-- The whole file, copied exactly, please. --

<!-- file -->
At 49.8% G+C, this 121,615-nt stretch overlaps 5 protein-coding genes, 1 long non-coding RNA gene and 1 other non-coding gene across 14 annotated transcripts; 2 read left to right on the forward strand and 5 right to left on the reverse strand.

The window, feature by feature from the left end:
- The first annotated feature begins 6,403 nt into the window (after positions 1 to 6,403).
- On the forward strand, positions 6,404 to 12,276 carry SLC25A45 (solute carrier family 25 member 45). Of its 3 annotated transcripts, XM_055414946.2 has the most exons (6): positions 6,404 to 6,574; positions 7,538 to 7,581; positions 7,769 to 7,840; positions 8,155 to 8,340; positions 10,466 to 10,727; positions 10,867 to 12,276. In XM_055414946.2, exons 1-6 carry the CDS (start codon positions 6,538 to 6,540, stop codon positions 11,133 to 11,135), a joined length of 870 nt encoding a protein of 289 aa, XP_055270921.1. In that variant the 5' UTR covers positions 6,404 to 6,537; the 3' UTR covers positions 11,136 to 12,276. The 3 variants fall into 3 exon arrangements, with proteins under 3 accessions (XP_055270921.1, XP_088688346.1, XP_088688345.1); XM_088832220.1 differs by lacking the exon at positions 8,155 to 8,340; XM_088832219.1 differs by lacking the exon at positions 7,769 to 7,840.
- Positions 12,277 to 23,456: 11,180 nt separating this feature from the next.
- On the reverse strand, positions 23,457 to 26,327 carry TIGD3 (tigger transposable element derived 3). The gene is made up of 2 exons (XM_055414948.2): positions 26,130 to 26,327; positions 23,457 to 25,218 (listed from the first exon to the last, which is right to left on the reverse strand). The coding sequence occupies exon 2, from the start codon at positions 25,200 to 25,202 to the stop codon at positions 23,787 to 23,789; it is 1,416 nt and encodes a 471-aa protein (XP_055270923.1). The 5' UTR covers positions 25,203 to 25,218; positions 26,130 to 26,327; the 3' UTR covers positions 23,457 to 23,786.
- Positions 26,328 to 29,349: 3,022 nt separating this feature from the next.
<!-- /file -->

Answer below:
At 49.8% G+C, this 121,615-nt stretch overlaps 5 protein-coding genes, 1 long non-coding RNA gene and 1 other non-coding gene across 14 annotated transcripts; 2 read left to right on the forward strand and 5 right to left on the reverse strand.

The window, feature by feature from the left end:
- The first annotated feature begins 6,403 nt into the window (after positions 1 to 6,403).
- On the forward strand, positions 6,404 to 12,276 carry SLC25A45 (solute carrier family 25 member 45). Of its 3 annotated transcripts, XM_055414946.2 has the most exons (6): positions 6,404 to 6,574; positions 7,538 to 7,581; positions 7,769 to 7,840; positions 8,155 to 8,340; positions 10,466 to 10,727; positions 10,867 to 12,276. In XM_055414946.2, exons 1-6 carry the CDS (start codon positions 6,538 to 6,540, stop codon positions 11,133 to 11,135), a joined length of 870 nt encoding a protein of 289 aa, XP_055270921.1. In that variant the 5' UTR covers positions 6,404 to 6,537; the 3' UTR covers positions 11,136 to 12,276. The 3 variants fall into 3 exon arrangements, with proteins under 3 accessions (XP_055270921.1, XP_088688346.1, XP_088688345.1); XM_088832220.1 differs by lacking the exon at positions 8,155 to 8,340; XM_088832219.1 differs by lacking the exon at positions 7,769 to 7,840.
- Positions 12,277 to 23,456: 11,180 nt separating this feature from the next.
- On the reverse strand, positions 23,457 to 26,327 carry TIGD3 (tigger transposable element derived 3). The gene is made up of 2 exons (XM_055414948.2): positions 26,130 to 26,327; positions 23,457 to 25,218 (listed from the first exon to the last, which is right to left on the reverse strand). The coding sequence occupies exon 2, from the start codon at positions 25,200 to 25,202 to the stop codon at positions 23,787 to 23,789; it is 1,416 nt and encodes a 471-aa protein (XP_055270923.1). The 5' UTR covers positions 25,203 to 25,218; positions 26,130 to 26,327; the 3' UTR covers positions 23,457 to 23,786.
- Positions 26,328 to 29,349: 3,022 nt separating this feature from the next.